DESCRIPTION (provided by applicant): With the societal trend toward delaying pregnancy until advanced maternal ages, the reliance on assisted reproductive techniques is growing rapidly. A fundamental question for the field of In Vitro Fertilization (IVF) has been that of distinguishing healthy eggs and subsequent embryos from unhealthy ones. The inability to differentiate healthy embryos from unhealthy ones has resulted in the propensity for Fertility Clinics to transfer multiple embryos in the hopes that one will implant and result in a successful pregnancy. This practice has resulted in increased prevalence of multiple births that are inherently riskier and often result in premature delivery. In order to improve our understanding of
embryos suitable for implantation, it is imperative that we understand the molecular mechanisms that make a healthy egg develop into a healthy embryo. Formation and maturation of a developmentally competent egg requires that RNAs and proteins within the egg cytoplasm be poised to direct early zygotic development after fertilization. This is especially crucial when considering that the first cell divisions and cell fate specifications occur before the zygotic genome is active; thus, maternally deposited gene products are the sole drivers of early embryonic development. We use the zebrafish to study this process because zebrafish eggs are fertilized externally, and the embryos develop outside of the body and are optically transparent. This allows for clear visualization of early phenotypes that often result in embryonic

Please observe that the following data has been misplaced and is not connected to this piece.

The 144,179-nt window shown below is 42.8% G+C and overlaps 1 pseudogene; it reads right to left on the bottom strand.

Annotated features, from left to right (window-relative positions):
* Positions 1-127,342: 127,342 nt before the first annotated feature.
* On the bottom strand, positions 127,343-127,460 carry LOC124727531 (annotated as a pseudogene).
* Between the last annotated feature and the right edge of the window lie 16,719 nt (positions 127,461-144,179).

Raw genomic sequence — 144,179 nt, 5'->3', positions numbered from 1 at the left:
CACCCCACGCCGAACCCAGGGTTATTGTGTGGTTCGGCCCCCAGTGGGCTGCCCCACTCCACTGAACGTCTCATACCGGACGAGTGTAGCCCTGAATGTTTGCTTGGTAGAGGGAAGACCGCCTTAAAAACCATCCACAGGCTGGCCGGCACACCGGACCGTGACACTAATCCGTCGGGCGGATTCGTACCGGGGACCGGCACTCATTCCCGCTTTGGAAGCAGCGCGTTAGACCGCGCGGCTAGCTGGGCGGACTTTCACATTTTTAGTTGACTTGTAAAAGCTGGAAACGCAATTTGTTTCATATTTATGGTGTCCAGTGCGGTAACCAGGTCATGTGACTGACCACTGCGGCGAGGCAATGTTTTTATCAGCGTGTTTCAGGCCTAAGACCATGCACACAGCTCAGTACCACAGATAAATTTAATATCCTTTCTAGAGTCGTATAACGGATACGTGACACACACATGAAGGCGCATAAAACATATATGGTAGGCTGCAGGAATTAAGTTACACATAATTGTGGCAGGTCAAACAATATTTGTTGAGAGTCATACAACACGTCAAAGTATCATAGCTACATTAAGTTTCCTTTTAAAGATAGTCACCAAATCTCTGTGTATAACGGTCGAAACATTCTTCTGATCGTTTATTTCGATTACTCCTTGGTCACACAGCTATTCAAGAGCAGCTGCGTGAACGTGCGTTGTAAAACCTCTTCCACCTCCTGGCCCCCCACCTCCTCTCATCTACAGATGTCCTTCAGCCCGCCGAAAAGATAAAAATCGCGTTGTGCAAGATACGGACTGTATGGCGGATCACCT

lethality. Additionally, zebrafish have excellent genetic tools and are exceptionally fertile, layig hundreds of eggs in a week, and are thereby a very powerful model for the genetic basis of egg and embryonic defects. In zebrafish and frogs, maternally deposited gene products include asymmetrically distributed RNAs and proteins responsible for establishing the germ line and the first embryonic axis. In mammals, it has not yet been determined if asymmetries in the egg are required for patterning of the embryonic axes. However, the oocytes of all animals (including humans) contain an asymmetrical structure, the Balbiani body (Bb), which is a transient subcellular aggregation of organelles and gene products. In zebrafish, the formation of the Bb is essential to deliver patterning molecules to one side of the egg. To date, only one gene has been demonstrated as necessary for Bb formation, the zebrafish bucky ball gene. We hypothesize that Bucky ball mediates assembly of the Balbiani body by interacting with RNA- binding proteins that, in turn, recruit patterning RNAs to this structure. To address this hypothesis, we will use classical genetics gain-of-function and loss-of-function approaches to assess the role of a conserved RNA- binding protein (RNAbp) in oocyte and embryonic patterning. Further, we will use biochemistry techniques to determine the nature of the interaction between Bucky ball and this RNAbp, and follow up this analysis with in vivo characterization on proteins lacking the interaction domains. Through imaging of transgenic and mutant zebrafish oocytes and embryos, this project will advance our understanding of oocyte patterning in vertebrates.